|Publication number||US5511616 A|
|Application number||US 08/376,255|
|Publication date||Apr 30, 1996|
|Filing date||Jan 23, 1995|
|Priority date||Jan 23, 1995|
|Publication number||08376255, 376255, US 5511616 A, US 5511616A, US-A-5511616, US5511616 A, US5511616A|
|Inventors||David R. Bert|
|Original Assignee||Mobil Oil Corporation|
|Export Citation||BiBTeX, EndNote, RefMan|
|Patent Citations (11), Referenced by (43), Classifications (10), Legal Events (6)|
|External Links: USPTO, USPTO Assignment, Espacenet|
The present invention relates to a method for recovering hydrocarbons from a subterranean reservoir through an inverted production well and in one of its aspects relates to a method for recovering hydrocarbons using an inverted production well(s) which has a non-inverted (e.g. vertical with angle building to near 90°) portion, a substantially horizontal portion wellbore which extends into the reservoir, and a tail portion which curves upwardly towards the surface to terminate at or near the top of the reservoir.
As is well known, thermal secondary recovery operations are routinely employed to recover heavy hydrocarbons, e.g. heavy oil, from subterranean reservoirs (e.g. oil sands). Due to its high viscosity, the heavy oil must be heated in place to reduce its viscosity so it will flow from the reservoir. Probably the most common of such thermal recovery operations involves "steam stimulation" wherein the heavy oil is heated in place by steam which is injected into the reservoir. A steam stimulation or steamflood process can be carried out by either (a) injecting the steam into an injection well and then producing the hydrocarbons from a separate well or (b) injecting the steam and then producing the fluids through the same well.
In a typical, conventional gravity-dominated steamflood recovery operation, steam is injected into one well while formation fluids (e.g. oil) are produced through spaced production wells. These production wells normally have substantially vertical wellbores which are cased to at least a depth which lies adjacent the top of the oil sand. The lower end of the wellbore is then completed with a gravel pack or the like through the production interval.
Steam is injected through the injector well for an initial period (e.g. 3 to 24 months) in order to establish thermal communication between the injector well and the production wells. During this initial injection period, each production well may either produce cold oil at a low flow rate or be stimulated by cyclically injecting steam into the producing well, itself. Higher production flow rates normally occur only after thermal communication between wells has been established.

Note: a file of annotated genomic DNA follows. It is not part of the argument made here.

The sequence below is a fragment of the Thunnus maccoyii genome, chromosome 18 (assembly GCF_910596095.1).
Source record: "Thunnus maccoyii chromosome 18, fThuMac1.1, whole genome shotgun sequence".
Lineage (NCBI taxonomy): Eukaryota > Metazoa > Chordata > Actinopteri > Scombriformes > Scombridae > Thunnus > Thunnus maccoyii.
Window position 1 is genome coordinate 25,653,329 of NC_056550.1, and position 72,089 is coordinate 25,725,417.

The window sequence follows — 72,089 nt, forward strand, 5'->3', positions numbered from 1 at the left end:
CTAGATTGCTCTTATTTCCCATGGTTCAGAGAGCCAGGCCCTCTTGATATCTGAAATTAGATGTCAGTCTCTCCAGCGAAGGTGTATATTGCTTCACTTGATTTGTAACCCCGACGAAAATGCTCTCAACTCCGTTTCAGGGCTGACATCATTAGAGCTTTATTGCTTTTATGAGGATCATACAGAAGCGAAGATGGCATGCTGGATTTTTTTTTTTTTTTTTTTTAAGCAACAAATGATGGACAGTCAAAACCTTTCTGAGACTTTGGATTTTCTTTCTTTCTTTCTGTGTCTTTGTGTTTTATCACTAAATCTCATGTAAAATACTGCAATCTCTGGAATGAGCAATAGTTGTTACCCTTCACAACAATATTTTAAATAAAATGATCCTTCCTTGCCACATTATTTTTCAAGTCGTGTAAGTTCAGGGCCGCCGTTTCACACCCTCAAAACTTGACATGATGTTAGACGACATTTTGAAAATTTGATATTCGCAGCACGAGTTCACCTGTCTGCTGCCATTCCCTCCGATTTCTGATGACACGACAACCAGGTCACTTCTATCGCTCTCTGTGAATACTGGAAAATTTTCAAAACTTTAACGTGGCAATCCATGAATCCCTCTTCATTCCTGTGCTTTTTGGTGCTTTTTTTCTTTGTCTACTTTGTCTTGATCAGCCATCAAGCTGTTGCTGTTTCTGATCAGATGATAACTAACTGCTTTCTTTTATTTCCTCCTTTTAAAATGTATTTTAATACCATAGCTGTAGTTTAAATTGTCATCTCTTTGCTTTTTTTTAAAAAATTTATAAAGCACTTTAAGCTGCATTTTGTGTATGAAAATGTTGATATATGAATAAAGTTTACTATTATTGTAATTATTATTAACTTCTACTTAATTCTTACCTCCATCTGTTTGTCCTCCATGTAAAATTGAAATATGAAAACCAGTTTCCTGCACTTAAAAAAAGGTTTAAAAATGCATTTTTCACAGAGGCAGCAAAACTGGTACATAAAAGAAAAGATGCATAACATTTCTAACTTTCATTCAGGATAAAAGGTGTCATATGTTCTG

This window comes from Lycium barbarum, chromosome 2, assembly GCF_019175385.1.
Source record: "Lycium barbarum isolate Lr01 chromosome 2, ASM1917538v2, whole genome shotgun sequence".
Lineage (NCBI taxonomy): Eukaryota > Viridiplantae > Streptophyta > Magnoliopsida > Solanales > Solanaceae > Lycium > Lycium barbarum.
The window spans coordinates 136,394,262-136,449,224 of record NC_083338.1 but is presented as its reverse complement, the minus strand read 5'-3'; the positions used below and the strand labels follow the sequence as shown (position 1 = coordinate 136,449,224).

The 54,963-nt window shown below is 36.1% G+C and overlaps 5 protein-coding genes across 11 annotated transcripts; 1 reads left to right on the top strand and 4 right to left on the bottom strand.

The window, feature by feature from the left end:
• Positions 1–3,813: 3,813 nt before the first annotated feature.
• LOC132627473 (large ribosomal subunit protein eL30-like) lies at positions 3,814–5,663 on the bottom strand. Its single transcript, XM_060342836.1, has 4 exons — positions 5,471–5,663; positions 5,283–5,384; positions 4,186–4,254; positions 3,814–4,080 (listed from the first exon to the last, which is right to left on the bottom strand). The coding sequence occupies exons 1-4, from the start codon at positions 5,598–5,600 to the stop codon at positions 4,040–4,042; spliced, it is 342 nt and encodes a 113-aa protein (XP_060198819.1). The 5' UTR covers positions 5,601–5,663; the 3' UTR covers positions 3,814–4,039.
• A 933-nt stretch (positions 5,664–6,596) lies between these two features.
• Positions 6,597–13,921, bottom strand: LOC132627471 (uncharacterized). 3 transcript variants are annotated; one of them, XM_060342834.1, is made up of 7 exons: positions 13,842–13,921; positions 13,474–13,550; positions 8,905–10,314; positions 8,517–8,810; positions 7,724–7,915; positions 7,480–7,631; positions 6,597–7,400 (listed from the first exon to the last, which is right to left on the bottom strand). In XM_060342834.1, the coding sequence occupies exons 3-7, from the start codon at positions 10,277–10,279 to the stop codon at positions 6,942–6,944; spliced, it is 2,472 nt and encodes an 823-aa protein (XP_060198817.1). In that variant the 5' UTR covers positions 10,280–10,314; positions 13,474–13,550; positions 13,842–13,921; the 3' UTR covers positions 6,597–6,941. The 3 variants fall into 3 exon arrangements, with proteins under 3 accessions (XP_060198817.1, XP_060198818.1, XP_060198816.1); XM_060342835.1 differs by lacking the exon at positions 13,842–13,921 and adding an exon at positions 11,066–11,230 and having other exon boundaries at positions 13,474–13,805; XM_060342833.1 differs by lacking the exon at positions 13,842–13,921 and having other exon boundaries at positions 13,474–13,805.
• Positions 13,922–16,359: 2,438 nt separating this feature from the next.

In a steam stimulation operation such as described above, steam is injected down the injection well and out into the formation. Due to its relative density, the steam tends to rise towards the top of the formation during injection. This natural gravity segregation results in the creation of a "steam chest" across the top of the producing formation which, in turn, results in early steam breakthrough and less than 100% vertical sweep of steam through the formation.
This is especially true where a production well is completed at the top of an oil sand where steam, upon breakthrough, will be produced into the wellbore and up through the annulus of the producing well. This results in a substantial loss of valuable steam and at the same time, may create severe back pressure and pump problems which seriously inhibit the production of oil from the reservoir.
In steamfloods of this type, it has been observed that high oil production rates usually occur within a 1 to 3 month period just prior to steam breakthrough at a production well. In an effort to delay steam breakthrough and thereby contain the steam within the reservoir for a longer period, the production wells are often cased to an extended depth lying well within the reservoir thereby isolating the upper portion of the reservoir behind the casing. While delaying steam breakthrough, unfortunately, the extended casing may also delay the production of hot oil since the steam chest will now be located a significant vertical distance above any openings in the casings and/or liner thereby allowing only cold oil to enter the well.